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In Re: August K. Ristow, Jr. and Victoria Rei Ristow v. August K. Ristow

March 26, 2012


Appeal from the United States Bankruptcy Court for the District of Arizona Honorable Eileen W. Hollowell, Bankruptcy Judge, Presiding Bk. No. 10-06491-EWH Adv. No. 10-01141-EWH




Argued and Submitted on February 24, 2012 at Phoenix, Arizona

Filed - March 26, 2012

Before: DUNN, JURY and PAPPAS, Bankruptcy Judges.

Victoria and August Ristow (collectively, the "Ristows") sought discharge of the student loan debt owed to Educational Credit Management Corporation ("ECMC") as an undue hardship under § 523(a)(8).*fn2 The bankruptcy court granted partial discharge of the student loan debt. ECMC appeals, contending that the bankruptcy court erred in finding that the Ristows met all three prongs of the test for undue hardship set forth in Brunner v. N.Y. State Higher Educ. Srvcs. (In re Brunner), 46 B.R. 752 (S.D.N.Y. 1985), aff'd, 831 F.2d 395 (2d Cir. 1987). We REVERSE.


A. The Ristows' employment circumstances The Ristows are in their early sixties with no dependents. August is an interim Lutheran minister who works with parishes that are "in between" more permanent ministers. His pay varies by the size of the parish he serves; he earns less at smaller parishes. August currently works at a large parish in Las Vegas, Nevada, where he expects to work until mid to late 2012. He stays in Las Vegas whenever he works at the parish; the parish provides his housing and pays certain expenses.

Several years ago, August worked as a furniture repairman and restorer, but he stopped such work due to back problems. Aside from his work at the parish, he has no other source of income.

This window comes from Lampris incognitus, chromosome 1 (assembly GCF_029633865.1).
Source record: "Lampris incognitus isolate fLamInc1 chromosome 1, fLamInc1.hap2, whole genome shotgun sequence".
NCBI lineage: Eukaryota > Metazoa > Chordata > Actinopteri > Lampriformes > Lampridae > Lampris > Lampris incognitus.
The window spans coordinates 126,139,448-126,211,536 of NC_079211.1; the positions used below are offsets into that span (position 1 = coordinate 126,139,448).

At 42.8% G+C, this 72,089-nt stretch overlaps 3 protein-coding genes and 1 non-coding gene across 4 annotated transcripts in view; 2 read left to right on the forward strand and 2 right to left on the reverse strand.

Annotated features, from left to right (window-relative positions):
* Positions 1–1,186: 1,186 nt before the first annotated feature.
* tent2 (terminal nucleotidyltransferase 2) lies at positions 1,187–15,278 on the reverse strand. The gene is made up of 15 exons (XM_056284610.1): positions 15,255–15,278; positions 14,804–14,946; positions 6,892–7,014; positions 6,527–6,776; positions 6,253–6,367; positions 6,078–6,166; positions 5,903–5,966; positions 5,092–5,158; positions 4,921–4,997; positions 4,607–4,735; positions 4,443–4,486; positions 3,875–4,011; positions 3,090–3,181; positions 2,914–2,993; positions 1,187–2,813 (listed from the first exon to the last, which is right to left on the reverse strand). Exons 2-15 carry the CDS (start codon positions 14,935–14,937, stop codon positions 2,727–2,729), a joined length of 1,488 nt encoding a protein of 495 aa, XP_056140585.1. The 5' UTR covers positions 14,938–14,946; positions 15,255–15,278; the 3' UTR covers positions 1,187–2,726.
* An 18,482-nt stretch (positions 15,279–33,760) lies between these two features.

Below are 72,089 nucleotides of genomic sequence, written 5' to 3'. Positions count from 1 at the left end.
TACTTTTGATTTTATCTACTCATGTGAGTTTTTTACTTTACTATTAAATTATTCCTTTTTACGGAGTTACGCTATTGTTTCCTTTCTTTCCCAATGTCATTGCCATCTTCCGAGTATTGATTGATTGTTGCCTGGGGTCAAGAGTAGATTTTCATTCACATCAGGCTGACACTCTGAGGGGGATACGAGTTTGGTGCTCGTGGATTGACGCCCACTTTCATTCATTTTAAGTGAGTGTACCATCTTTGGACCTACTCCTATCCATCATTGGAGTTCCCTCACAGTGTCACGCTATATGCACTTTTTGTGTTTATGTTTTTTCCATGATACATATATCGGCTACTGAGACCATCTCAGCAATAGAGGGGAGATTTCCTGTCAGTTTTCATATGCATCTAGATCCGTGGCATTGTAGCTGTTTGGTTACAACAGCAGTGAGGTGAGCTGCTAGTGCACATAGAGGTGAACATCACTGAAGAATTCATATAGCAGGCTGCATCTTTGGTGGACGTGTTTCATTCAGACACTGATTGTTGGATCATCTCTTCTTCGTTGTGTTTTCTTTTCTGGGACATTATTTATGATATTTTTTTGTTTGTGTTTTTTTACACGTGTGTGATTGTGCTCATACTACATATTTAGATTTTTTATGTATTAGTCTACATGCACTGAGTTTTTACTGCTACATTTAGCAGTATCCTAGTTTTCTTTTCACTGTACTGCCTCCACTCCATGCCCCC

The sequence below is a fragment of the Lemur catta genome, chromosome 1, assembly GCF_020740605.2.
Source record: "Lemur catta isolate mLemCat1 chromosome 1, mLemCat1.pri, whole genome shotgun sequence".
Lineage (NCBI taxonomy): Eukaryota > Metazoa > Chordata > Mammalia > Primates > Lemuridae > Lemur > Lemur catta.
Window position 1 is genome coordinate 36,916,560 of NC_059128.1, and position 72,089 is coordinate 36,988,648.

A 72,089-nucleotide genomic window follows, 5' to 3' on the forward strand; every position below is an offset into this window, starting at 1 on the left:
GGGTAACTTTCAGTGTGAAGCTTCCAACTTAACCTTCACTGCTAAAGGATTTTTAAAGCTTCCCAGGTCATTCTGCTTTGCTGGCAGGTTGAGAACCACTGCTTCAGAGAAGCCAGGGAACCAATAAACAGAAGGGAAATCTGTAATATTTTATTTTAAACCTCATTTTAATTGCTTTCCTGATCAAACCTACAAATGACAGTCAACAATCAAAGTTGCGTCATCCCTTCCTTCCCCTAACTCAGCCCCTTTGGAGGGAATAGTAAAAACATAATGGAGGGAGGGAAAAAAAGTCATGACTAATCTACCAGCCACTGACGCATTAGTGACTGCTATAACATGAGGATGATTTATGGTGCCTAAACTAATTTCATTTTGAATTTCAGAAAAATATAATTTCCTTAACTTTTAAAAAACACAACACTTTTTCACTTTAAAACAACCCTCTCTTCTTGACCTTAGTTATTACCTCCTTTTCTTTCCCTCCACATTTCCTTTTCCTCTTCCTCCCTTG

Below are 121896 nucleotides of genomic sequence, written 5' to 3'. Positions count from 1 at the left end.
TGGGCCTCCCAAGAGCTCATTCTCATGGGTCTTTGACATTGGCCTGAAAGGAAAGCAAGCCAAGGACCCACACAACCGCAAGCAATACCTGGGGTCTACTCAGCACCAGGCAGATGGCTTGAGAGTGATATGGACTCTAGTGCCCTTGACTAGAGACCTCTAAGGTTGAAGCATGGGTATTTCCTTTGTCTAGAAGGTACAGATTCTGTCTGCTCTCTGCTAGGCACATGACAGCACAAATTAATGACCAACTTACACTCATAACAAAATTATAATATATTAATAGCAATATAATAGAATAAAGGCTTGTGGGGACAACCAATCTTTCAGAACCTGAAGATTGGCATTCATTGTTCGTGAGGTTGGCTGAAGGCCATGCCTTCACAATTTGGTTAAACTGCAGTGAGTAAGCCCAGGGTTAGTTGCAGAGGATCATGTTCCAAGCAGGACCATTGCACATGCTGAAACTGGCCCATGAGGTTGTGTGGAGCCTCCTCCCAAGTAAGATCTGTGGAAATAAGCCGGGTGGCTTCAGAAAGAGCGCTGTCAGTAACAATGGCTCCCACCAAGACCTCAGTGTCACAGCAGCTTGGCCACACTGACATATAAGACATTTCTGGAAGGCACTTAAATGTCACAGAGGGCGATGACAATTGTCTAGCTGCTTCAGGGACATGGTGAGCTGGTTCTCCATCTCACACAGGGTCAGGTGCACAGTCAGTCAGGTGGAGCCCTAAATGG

Victoria has a master's degree in education and an MBA. However, she is unemployed. For thirty years, she worked as a disability case manager in state-funded vocational rehabilitation programs, providing re-employment assistance to people with disabilities or work-related injuries. She also worked as an 4 international business development consultant.

Because of cutbacks in funding for state vocational 6 rehabilitation programs, Victoria decided to obtain an MBA from 7 the Thunderbird School of Global Management ("Thunderbird") in 8 hopes of developing another career with higher income. She 9 believed that her experience in international business 10 development, as well as Thunderbird's prestigious reputation, 11 would help her transition into a career in international 12 business. Victoria further reasoned that she could use her MBA 13 in other endeavors if she was unable to obtain employment in 14 international business.

15 Victoria attended Thunderbird from 2006 to 2008, completing 16 the MBA program with a 3.4 GPA. She funded her education with 17 student loans from various lenders. Victoria also continued to 18 work as a disability case manager while attending Thunderbird.

19 However, she was laid off shortly before graduating from 20 Thunderbird.